Book Review: The Double by Fyodor Dostoyevsky
First published in 1846, The Double tells the story of Yakov Petrovich Golyadkin, a Saint Petersburg bearcat.
Golyadkin’s behaviour is rather antisocial and his doctor encourages him to put himself about more. After leaving a party in rather acrimonious circumstances, he finds himself in a snowstorm and meets a man who looks just like him. They also share the same name.
The two figures referred to by Dostoyevsky as Golyadin Sr, the original and Golyadkin Jr, the titular double, start off as close friends, but when Golyadkin Jr begins attempting to steal the life of the other, their relationship becomes increasingly bitter and puts a harsh strain on the sanity of Golyadkin Sr.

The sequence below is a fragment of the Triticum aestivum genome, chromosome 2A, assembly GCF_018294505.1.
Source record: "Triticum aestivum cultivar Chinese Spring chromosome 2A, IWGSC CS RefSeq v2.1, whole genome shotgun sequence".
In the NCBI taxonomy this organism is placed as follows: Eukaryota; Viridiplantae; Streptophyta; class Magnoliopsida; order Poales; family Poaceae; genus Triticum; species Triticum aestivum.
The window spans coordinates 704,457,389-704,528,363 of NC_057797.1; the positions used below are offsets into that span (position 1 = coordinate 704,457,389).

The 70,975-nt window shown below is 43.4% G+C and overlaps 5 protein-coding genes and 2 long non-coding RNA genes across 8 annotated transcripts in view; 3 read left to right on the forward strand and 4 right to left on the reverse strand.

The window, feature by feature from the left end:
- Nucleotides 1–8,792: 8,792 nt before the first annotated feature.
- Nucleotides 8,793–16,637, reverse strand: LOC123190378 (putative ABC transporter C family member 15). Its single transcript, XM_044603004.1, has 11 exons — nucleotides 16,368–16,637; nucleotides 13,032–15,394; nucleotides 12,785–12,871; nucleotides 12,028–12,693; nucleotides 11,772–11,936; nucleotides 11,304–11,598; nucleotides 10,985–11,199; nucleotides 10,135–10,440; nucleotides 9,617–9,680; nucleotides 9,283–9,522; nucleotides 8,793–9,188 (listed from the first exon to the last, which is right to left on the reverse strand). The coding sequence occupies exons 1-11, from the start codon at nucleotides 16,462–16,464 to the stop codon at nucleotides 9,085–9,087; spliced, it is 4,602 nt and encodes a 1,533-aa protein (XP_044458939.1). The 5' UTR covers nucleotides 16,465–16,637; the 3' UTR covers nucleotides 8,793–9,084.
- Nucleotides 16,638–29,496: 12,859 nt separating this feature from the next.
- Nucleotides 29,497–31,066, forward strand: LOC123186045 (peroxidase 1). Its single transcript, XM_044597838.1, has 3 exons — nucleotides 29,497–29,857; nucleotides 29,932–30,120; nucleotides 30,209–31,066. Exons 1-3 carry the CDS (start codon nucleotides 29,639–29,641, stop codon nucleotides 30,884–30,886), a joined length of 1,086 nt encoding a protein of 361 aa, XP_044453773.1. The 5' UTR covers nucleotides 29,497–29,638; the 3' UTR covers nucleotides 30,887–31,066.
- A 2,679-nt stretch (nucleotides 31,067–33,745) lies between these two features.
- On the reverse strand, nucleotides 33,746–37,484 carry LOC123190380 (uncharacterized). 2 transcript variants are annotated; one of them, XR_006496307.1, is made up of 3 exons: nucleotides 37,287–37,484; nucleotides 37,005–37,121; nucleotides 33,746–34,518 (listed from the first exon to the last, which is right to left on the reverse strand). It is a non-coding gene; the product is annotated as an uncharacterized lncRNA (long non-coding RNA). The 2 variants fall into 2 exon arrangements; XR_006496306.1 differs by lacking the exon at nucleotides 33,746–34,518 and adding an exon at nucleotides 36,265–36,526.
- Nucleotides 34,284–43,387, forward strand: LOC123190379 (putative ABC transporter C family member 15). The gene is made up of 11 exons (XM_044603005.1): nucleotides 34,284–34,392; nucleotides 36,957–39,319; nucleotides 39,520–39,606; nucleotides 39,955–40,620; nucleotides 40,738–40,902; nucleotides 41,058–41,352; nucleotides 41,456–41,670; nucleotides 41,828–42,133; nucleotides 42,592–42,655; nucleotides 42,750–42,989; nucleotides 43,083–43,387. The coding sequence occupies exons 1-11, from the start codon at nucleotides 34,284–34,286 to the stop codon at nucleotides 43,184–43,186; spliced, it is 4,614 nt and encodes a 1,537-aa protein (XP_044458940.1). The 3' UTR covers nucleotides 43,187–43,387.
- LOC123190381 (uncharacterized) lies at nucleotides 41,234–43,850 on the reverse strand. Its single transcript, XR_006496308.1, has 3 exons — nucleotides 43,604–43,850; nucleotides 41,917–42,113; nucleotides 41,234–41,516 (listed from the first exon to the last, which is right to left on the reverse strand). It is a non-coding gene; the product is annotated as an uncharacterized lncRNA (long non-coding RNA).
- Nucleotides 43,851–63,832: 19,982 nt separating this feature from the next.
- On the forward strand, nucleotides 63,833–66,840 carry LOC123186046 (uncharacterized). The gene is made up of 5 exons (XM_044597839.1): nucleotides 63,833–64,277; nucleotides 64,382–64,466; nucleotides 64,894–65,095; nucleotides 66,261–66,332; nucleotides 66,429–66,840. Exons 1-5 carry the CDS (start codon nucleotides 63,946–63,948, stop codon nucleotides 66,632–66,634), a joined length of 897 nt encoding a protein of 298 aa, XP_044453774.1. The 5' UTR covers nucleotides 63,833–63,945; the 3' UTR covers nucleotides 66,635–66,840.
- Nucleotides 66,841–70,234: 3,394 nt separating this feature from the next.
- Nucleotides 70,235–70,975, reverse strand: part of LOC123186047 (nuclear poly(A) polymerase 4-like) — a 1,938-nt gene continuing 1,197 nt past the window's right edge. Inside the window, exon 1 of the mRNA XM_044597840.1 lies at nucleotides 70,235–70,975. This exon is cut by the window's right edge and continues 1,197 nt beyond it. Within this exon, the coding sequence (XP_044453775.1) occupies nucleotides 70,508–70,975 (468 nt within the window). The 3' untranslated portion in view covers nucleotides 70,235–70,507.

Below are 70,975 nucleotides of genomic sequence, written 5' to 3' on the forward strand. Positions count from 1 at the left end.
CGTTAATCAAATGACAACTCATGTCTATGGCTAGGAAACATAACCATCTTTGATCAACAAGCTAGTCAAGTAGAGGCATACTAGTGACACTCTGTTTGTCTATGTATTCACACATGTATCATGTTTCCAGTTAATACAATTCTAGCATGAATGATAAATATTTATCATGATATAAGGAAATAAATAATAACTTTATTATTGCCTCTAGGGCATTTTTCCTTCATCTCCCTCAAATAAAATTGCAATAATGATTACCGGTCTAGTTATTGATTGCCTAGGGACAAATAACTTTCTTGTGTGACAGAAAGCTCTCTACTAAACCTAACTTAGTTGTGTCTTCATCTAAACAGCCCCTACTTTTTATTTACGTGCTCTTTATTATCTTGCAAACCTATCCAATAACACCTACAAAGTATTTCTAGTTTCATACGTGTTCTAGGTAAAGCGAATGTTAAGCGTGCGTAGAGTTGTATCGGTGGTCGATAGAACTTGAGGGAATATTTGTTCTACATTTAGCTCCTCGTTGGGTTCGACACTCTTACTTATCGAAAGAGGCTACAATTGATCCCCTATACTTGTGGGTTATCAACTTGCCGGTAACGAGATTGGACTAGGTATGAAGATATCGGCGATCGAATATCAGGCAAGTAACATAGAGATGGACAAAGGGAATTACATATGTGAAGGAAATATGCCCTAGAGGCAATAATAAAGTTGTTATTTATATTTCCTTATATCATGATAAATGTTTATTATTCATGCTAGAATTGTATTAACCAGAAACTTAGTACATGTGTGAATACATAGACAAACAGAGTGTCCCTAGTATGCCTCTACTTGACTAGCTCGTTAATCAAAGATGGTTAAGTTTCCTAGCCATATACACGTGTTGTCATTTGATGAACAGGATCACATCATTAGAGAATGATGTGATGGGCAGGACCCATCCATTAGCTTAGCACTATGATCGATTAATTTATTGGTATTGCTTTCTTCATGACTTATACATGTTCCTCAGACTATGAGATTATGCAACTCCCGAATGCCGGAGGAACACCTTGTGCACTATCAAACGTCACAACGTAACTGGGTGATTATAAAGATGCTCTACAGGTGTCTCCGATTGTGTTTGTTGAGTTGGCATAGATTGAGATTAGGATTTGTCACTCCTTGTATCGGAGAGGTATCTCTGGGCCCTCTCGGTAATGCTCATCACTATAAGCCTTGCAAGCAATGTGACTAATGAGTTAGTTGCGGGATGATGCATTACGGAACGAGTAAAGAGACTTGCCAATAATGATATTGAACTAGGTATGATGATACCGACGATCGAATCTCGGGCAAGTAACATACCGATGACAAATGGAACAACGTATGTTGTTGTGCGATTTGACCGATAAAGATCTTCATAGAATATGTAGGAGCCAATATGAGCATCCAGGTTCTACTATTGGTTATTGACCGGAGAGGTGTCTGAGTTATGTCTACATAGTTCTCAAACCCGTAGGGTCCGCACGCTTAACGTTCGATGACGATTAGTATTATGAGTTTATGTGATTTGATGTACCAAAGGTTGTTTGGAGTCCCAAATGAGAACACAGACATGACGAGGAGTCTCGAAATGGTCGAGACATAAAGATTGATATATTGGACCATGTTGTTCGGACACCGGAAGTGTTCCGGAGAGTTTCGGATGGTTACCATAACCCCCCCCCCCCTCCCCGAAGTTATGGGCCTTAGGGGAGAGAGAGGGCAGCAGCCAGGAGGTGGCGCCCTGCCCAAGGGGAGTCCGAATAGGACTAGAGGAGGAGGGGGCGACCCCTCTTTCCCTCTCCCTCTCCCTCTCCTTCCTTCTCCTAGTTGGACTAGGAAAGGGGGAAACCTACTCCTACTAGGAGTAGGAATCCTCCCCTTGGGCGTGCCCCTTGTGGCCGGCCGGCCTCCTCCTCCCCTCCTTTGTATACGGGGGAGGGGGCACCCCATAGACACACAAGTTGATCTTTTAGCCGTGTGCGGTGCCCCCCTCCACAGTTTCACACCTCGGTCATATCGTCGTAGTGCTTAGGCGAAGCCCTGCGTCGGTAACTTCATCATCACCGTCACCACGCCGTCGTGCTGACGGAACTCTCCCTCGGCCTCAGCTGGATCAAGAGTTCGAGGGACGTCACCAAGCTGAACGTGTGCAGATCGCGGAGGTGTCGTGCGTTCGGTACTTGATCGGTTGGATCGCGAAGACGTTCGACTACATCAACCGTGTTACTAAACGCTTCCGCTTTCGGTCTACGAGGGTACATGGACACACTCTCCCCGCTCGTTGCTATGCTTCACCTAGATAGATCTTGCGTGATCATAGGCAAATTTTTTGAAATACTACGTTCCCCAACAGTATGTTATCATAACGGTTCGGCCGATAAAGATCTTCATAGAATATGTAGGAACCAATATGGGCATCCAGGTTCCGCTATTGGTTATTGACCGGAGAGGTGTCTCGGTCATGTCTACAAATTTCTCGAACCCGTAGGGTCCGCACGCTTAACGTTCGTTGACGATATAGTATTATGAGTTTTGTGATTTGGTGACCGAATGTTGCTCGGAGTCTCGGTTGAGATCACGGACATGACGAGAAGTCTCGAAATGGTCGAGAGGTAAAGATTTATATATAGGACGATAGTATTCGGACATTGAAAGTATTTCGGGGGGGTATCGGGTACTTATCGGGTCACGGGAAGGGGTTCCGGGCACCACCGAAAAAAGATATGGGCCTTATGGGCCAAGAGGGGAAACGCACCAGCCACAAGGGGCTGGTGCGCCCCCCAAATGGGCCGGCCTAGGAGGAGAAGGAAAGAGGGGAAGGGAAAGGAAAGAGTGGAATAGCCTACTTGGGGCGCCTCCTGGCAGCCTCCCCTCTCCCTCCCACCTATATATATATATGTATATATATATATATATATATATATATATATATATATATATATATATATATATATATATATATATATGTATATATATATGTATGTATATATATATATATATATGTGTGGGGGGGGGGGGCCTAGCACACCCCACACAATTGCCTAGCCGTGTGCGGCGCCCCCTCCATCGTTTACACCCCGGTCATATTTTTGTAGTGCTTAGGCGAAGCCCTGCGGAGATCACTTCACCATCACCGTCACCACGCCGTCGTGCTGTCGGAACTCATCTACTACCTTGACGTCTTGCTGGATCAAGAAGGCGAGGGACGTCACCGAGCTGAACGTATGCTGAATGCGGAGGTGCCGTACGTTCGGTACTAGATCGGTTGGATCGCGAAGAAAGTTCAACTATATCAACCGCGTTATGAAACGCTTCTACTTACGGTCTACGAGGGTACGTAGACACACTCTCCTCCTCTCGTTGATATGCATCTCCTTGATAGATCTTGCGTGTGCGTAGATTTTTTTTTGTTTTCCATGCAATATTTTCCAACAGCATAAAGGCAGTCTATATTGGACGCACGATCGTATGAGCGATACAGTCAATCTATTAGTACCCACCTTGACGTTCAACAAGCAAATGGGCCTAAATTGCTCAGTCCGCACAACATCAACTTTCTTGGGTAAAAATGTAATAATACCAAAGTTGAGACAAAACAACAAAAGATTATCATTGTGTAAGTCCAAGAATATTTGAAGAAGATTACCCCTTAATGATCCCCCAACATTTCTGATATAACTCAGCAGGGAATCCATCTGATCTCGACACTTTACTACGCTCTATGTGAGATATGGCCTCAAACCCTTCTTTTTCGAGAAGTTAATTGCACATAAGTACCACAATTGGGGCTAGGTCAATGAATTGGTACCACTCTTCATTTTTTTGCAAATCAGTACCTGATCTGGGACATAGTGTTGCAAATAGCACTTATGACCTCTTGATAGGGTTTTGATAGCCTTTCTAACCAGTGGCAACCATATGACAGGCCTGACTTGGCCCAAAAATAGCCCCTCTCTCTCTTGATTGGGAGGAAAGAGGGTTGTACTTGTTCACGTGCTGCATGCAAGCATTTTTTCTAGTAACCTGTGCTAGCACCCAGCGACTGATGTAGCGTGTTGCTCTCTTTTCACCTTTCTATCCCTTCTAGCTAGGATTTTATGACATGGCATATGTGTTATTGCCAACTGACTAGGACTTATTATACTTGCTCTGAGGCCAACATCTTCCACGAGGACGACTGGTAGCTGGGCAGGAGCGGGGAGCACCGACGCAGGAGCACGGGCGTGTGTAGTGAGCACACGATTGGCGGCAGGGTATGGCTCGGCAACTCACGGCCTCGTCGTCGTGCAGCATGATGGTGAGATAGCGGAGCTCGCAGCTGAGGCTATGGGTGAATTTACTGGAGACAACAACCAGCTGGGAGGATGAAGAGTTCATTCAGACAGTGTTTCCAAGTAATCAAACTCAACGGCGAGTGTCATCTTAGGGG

The book poses some interesting ideas with clever symbolism, but it is rather hard to read. It is quite slow until about a third of the way in and in my opinion, it drops away at points until the conclusion. The author himself wrote in his Writer’s Diary: “Most decidedly, I did not succeed with that novel; however, its idea was rather lucid, and I have never expressed in my writings anything more serious. Still, as far as form was concerned, I failed utterly.”
The story has the platform for a rather brilliant tale, but its relative shortness makes it difficult to express those ideas fully in an engaging manner. It is perhaps still worth a read if you have not much else to do, but its’ reputation is far stronger than the reality.
Rating — 3/5 stars
Next book to review: The Acid Test by Clyde Best